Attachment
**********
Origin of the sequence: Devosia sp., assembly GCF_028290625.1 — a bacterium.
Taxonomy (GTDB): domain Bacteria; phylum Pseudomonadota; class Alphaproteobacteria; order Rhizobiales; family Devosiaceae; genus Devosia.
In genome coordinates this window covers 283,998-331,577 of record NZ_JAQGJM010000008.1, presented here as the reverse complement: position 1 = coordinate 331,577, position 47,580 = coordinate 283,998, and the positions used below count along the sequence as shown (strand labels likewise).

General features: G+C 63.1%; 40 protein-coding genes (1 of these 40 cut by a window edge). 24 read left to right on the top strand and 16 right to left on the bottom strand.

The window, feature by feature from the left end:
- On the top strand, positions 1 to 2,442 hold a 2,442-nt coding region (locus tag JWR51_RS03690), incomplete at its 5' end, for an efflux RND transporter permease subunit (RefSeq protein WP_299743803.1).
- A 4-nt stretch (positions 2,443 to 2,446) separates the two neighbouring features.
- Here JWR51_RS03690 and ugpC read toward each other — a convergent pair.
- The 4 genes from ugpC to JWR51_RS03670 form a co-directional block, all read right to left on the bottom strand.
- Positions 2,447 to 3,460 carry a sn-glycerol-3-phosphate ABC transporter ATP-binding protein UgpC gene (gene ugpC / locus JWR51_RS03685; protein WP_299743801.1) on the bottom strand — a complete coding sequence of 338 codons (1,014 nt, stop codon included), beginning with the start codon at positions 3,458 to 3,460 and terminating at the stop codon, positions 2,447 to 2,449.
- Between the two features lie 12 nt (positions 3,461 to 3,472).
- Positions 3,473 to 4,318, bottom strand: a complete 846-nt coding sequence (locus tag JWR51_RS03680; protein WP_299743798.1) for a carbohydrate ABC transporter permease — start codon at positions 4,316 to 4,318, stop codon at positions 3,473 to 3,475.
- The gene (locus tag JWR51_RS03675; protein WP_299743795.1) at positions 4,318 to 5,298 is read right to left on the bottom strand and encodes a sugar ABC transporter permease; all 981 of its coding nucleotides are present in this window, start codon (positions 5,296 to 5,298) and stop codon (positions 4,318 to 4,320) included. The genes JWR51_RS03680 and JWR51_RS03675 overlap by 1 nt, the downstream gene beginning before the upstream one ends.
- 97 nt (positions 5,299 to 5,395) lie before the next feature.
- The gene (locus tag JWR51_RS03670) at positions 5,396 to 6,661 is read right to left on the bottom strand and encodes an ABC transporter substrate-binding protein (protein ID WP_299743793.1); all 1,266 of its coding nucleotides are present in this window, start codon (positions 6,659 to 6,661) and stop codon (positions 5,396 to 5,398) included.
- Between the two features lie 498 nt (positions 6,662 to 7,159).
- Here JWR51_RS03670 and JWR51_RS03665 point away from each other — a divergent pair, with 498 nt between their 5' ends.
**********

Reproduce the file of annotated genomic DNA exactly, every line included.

Origin of the sequence: Devosia sp., assembly GCF_028290625.1 — a bacterium.
Taxonomy (GTDB): domain Bacteria; phylum Pseudomonadota; class Alphaproteobacteria; order Rhizobiales; family Devosiaceae; genus Devosia.
In genome coordinates this window covers 283,998-331,577 of record NZ_JAQGJM010000008.1, presented here as the reverse complement: position 1 = coordinate 331,577, position 47,580 = coordinate 283,998, and the positions used below count along the sequence as shown (strand labels likewise).

General features: G+C 63.1%; 40 protein-coding genes (1 of these 40 cut by a window edge). 24 read left to right on the top strand and 16 right to left on the bottom strand.

The window, feature by feature from the left end:
- On the top strand, positions 1 to 2,442 hold a 2,442-nt coding region (locus tag JWR51_RS03690), incomplete at its 5' end, for an efflux RND transporter permease subunit (RefSeq protein WP_299743803.1).
- A 4-nt stretch (positions 2,443 to 2,446) separates the two neighbouring features.
- Here JWR51_RS03690 and ugpC read toward each other — a convergent pair.
- The 4 genes from ugpC to JWR51_RS03670 form a co-directional block, all read right to left on the bottom strand.
- Positions 2,447 to 3,460 carry a sn-glycerol-3-phosphate ABC transporter ATP-binding protein UgpC gene (gene ugpC / locus JWR51_RS03685; protein WP_299743801.1) on the bottom strand — a complete coding sequence of 338 codons (1,014 nt, stop codon included), beginning with the start codon at positions 3,458 to 3,460 and terminating at the stop codon, positions 2,447 to 2,449.
- Between the two features lie 12 nt (positions 3,461 to 3,472).
- Positions 3,473 to 4,318, bottom strand: a complete 846-nt coding sequence (locus tag JWR51_RS03680; protein WP_299743798.1) for a carbohydrate ABC transporter permease — start codon at positions 4,316 to 4,318, stop codon at positions 3,473 to 3,475.
- The gene (locus tag JWR51_RS03675; protein WP_299743795.1) at positions 4,318 to 5,298 is read right to left on the bottom strand and encodes a sugar ABC transporter permease; all 981 of its coding nucleotides are present in this window, start codon (positions 5,296 to 5,298) and stop codon (positions 4,318 to 4,320) included. The genes JWR51_RS03680 and JWR51_RS03675 overlap by 1 nt, the downstream gene beginning before the upstream one ends.
- 97 nt (positions 5,299 to 5,395) lie before the next feature.
- The gene (locus tag JWR51_RS03670) at positions 5,396 to 6,661 is read right to left on the bottom strand and encodes an ABC transporter substrate-binding protein (protein ID WP_299743793.1); all 1,266 of its coding nucleotides are present in this window, start codon (positions 6,659 to 6,661) and stop codon (positions 5,396 to 5,398) included.
- Between the two features lie 498 nt (positions 6,662 to 7,159).
- Here JWR51_RS03670 and JWR51_RS03665 point away from each other — a divergent pair, with 498 nt between their 5' ends.